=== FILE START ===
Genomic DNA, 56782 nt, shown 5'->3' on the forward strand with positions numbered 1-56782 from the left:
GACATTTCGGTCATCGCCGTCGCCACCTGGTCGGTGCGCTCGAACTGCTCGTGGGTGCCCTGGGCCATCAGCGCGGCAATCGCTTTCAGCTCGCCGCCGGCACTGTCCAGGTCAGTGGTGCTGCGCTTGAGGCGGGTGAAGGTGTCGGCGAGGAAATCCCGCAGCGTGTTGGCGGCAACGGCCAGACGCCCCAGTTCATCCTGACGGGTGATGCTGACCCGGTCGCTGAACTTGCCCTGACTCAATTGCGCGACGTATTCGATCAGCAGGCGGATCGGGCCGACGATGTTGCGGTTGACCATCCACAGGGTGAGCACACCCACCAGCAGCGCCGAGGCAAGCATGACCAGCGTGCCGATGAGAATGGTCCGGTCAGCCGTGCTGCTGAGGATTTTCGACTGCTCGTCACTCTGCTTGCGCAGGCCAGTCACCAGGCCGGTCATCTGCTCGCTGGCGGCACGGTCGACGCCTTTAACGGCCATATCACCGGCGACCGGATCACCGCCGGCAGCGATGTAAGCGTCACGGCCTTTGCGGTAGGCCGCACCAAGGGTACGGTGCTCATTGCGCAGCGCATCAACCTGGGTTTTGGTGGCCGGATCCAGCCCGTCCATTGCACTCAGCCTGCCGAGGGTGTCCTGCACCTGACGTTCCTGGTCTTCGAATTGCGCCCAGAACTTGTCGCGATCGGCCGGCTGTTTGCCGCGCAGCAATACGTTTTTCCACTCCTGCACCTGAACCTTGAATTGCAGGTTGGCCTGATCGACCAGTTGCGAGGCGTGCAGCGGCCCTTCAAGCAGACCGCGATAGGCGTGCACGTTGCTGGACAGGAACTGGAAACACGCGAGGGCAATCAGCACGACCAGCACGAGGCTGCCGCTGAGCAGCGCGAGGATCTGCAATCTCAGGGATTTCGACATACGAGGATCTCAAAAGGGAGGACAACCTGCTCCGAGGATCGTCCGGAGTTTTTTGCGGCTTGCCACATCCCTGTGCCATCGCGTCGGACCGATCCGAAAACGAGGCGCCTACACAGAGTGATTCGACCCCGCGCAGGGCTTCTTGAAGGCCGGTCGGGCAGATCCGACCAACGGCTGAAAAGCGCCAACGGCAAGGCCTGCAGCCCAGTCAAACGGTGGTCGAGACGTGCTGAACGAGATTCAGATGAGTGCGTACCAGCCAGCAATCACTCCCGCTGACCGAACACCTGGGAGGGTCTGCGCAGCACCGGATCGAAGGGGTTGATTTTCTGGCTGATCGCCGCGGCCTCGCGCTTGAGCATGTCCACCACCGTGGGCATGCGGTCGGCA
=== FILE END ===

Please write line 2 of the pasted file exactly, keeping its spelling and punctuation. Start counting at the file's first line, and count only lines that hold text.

GACATTTCGGTCATCGCCGTCGCCACCTGGTCGGTGCGCTCGAACTGCTCGTGGGTGCCCTGGGCCATCAGCGCGGCAATCGCTTTCAGCTCGCCGCCGGCACTGTCCAGGTCAGTGGTGCTGCGCTTGAGGCGGGTGAAGGTGTCGGCGAGGAAATCCCGCAGCGTGTTGGCGGCAACGGCCAGACGCCCCAGTTCATCCTGACGGGTGATGCTGACCCGGTCGCTGAACTTGCCCTGACTCAATTGCGCGACGTATTCGATCAGCAGGCGGATCGGGCCGACGATGTTGCGGTTGACCATCCACAGGGTGAGCACACCCACCAGCAGCGCCGAGGCAAGCATGACCAGCGTGCCGATGAGAATGGTCCGGTCAGCCGTGCTGCTGAGGATTTTCGACTGCTCGTCACTCTGCTTGCGCAGGCCAGTCACCAGGCCGGTCATCTGCTCGCTGGCGGCACGGTCGACGCCTTTAACGGCCATATCACCGGCGACCGGATCACCGCCGGCAGCGATGTAAGCGTCACGGCCTTTGCGGTAGGCCGCACCAAGGGTACGGTGCTCATTGCGCAGCGCATCAACCTGGGTTTTGGTGGCCGGATCCAGCCCGTCCATTGCACTCAGCCTGCCGAGGGTGTCCTGCACCTGACGTTCCTGGTCTTCGAATTGCGCCCAGAACTTGTCGCGATCGGCCGGCTGTTTGCCGCGCAGCAATACGTTTTTCCACTCCTGCACCTGAACCTTGAATTGCAGGTTGGCCTGATCGACCAGTTGCGAGGCGTGCAGCGGCCCTTCAAGCAGACCGCGATAGGCGTGCACGTTGCTGGACAGGAACTGGAAACACGCGAGGGCAATCAGCACGACCAGCACGAGGCTGCCGCTGAGCAGCGCGAGGATCTGCAATCTCAGGGATTTCGACATACGAGGATCTCAAAAGGGAGGACAACCTGCTCCGAGGATCGTCCGGAGTTTTTTGCGGCTTGCCACATCCCTGTGCCATCGCGTCGGACCGATCCGAAAACGAGGCGCCTACACAGAGTGATTCGACCCCGCGCAGGGCTTCTTGAAGGCCGGTCGGGCAGATCCGACCAACGGCTGAAAAGCGCCAACGGCAAGGCCTGCAGCCCAGTCAAACGGTGGTCGAGACGTGCTGAACGAGATTCAGATGAGTGCGTACCAGCCAGCAATCACTCCCGCTGACCGAACACCTGGGAGGGTCTGCGCAGCACCGGATCGAAGGGGTTGATTTTCTGGCTGATCGCCGCGGCCTCGCGCTTGAGCATGTCCACCACCGTGGGCATGCGGTCGGCA